The testimony, presented in the from of videotaped interviews, was gathered by the court during a trip to Europe in June.
It provides the jury with insight into Magnotta's movements once he left Canada on May 26, 2012, two days after Chinese engineering student Jun Lin was last seen alive.
Magnotta is charged with first-degree murder in the slaying and dismemberment of Lin.
Magnotta has admitted to the acts of which he's accused but has pleaded not guilty by way of mental disorder.
The identities of some witnesses are protected by a publication ban.
They include a cab driver who drove Magnotta from the airport; the manager of another Paris establishment where Magnotta stayed and a nurse who sat with him on the flight from Montreal to Paris.
All witnesses said he appeared far heavier in 2014 than when they saw him two years earlier.
A pediatric nurse who took the Air Transat flight with Magnotta testified that Magnotta seemed bizarre.
Magnotta's face was often hidden by long, flowing dark hair and the witness said he frequently seemed anxious.
Magnotta didn't eat a meal on the plane and didn't speak. By then end of the flight, Magnotta sat in the back of the plane and a flight attendant said he didn't feel well.
"I find him hard to recognize," the witness said of Magnotta. "He's gotten bigger. He was very thin."
The witness contacted authorities after seeing Magnotta's face on television and realizing it was his seat mate.
The hotel manager said Magnotta registered under the name "Kirk Trammell" on May 27, 2012, and paid in cash for a nine-day stay in Paris at 50 Euros a night. The visit should have lasted until June 4.
"He was a client like any other," the hotel manager said. "Nornal."
He added Magnotta never formally checked out and French police seized his belongings from the abandoned room.
Despite having rented the room in Paris, Magnotta boarded a bus bound for Berlin on the evening of May 31, 2012.
The court also heard from a travel agency employee who sold Magnotta the bus ticket. He bought it using a passport with the name "Kirk Trammell" and paying in cash.
Jean-Philippe LeThon described Magnotta as someone who clearly took care of himself — a bit feminine in appearance, with plucked eyebrows.
"I was surprised that it is I who sold the ticket to that person," testified LeThon.
Earlier, a Montreal police computer forensics expert testified that a search of the laptop seized in Berlin belonging to Magnotta contained no evidence that a video of the slaying of Lin was uploaded from it.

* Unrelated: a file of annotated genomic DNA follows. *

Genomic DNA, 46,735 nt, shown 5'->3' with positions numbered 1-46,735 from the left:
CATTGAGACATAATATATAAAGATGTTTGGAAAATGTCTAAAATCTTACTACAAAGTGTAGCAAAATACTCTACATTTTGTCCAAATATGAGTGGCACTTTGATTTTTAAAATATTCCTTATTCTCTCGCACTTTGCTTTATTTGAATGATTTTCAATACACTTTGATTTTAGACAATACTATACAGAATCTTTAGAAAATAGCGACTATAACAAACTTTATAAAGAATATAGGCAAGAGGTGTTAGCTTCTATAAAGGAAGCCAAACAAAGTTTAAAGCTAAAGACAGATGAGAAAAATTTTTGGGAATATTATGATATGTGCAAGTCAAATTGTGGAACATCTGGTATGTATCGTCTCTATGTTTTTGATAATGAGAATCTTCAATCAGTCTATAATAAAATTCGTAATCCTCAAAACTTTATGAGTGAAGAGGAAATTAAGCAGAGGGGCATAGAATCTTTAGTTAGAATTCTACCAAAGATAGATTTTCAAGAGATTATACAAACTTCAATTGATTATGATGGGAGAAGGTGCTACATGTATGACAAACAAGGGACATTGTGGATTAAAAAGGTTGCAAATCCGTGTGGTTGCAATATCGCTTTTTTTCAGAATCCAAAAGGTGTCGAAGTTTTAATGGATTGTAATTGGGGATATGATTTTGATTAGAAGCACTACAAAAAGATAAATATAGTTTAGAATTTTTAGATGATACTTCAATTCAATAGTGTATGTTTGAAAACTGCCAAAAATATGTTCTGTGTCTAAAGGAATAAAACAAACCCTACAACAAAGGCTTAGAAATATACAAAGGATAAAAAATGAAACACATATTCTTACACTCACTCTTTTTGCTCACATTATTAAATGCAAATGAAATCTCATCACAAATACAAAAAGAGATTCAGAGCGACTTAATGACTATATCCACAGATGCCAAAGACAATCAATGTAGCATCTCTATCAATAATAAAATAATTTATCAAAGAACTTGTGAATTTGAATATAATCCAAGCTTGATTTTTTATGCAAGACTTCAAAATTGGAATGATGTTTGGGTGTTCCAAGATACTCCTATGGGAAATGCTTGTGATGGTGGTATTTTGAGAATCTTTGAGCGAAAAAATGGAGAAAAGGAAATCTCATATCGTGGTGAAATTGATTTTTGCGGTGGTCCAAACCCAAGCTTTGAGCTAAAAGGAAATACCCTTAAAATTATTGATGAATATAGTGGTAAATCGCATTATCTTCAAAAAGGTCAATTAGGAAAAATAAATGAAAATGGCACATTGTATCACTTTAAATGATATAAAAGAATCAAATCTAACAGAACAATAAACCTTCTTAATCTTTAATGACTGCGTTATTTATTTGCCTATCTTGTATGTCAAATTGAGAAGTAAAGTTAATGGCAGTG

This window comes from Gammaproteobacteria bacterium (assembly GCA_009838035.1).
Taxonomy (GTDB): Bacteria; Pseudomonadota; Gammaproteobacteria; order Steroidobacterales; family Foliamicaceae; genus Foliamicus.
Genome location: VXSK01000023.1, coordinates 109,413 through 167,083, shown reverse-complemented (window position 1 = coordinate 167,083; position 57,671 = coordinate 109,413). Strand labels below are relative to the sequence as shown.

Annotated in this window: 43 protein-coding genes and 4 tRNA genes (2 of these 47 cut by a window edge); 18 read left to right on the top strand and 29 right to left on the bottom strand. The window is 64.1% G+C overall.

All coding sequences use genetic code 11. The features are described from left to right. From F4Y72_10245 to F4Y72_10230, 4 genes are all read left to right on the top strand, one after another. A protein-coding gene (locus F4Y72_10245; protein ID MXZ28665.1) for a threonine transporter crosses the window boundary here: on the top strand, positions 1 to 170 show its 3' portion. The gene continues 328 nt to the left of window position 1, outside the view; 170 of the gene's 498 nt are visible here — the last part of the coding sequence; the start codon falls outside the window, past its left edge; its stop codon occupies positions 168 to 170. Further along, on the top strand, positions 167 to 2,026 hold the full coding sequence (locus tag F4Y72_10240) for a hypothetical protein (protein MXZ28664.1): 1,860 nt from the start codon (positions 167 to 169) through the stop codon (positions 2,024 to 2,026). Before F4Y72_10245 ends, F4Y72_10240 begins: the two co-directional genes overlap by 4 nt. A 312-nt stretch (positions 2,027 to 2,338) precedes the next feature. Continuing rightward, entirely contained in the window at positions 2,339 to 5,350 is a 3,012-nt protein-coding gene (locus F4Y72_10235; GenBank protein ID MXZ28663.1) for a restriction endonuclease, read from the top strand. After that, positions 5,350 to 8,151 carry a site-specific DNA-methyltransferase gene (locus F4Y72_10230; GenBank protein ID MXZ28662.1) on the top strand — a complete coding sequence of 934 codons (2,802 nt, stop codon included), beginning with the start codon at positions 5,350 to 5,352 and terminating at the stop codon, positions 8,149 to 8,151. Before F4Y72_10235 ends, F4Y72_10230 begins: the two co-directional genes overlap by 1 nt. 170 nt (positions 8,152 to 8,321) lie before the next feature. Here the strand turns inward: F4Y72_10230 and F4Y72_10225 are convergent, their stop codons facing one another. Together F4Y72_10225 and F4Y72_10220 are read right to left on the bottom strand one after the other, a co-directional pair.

Frank Massa, a Montreal police computer forensics expert, testified about analysis done on two laptops belonging to the accused.
One was found in the trash behind Magnotta's Montreal apartment and the other in Berlin following his arrest.
Much of the data had been deleted by the time police had retrieved the items and both laptops contained programs that automatically erase data on the computer, Massa said.
But police forensic software is able to work around that, the officer added.
"Our software is able to bypass all passwords," Massa said. "We'll see the whole structure — the files, folders, everything."
Massa testified there were photos and videos on the laptop from the camera used to film the so-called murder video.
The police officer said his search of the Berlin computer turned up remnants of an email sent to one of the websites that first published the gruesome video.
Massa says it's possible the email was sent from the laptop but he cannot say for certain.
The forensic officer also found a copy of the song "True Faith" by New Order that can be heard at the opening of the infamous video, which was downloaded on April 8 and deleted on June 1, 2012.
When questioned about the user name on the Berlin laptop — Catherine — Massa said he didn't know the origin of the name.
Luc Leclair, Magnotta's lawyer, suggested it was the name of the character that actress Sharon Stone portrayed in the movie "Basic Instinct" — the second reference to the movie in testimony this week.
Magnotta faces four charges in addition to premeditated murder: criminally harassing Prime Minister Stephen Harper and other members of Parliament; mailing obscene and indecent material; committing an indignity to a body; and publishing obscene materials.
The Crown is expected to conclude its case early next week and the defence could start presenting its case next Friday.
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